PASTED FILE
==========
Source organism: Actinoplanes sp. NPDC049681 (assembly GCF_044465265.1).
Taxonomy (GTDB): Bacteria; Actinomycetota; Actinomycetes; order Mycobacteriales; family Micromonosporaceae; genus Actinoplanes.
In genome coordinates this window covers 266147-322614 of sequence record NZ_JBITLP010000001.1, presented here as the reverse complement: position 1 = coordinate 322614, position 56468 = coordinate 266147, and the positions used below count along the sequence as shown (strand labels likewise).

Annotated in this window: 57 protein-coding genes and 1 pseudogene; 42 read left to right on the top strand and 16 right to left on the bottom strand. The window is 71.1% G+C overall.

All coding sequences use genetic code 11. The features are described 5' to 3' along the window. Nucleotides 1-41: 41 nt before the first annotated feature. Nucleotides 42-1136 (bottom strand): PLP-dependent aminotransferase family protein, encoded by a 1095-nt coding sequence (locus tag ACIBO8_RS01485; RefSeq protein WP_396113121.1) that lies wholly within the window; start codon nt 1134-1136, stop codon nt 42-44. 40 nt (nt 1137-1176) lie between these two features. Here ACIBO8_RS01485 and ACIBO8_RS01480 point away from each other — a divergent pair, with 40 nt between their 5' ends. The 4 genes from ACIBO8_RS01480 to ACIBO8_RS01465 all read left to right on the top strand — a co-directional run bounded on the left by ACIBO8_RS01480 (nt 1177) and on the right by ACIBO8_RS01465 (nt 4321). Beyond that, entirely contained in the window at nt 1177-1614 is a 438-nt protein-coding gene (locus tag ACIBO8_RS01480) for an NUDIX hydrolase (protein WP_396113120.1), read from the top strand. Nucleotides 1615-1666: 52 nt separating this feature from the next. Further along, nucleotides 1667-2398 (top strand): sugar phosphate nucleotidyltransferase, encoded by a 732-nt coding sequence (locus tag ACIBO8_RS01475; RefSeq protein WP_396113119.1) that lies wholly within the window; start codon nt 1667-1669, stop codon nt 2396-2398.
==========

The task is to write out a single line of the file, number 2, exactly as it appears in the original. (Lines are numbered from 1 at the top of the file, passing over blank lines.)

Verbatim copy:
Taxonomy (GTDB): Bacteria; Actinomycetota; Actinomycetes; order Mycobacteriales; family Micromonosporaceae; genus Actinoplanes.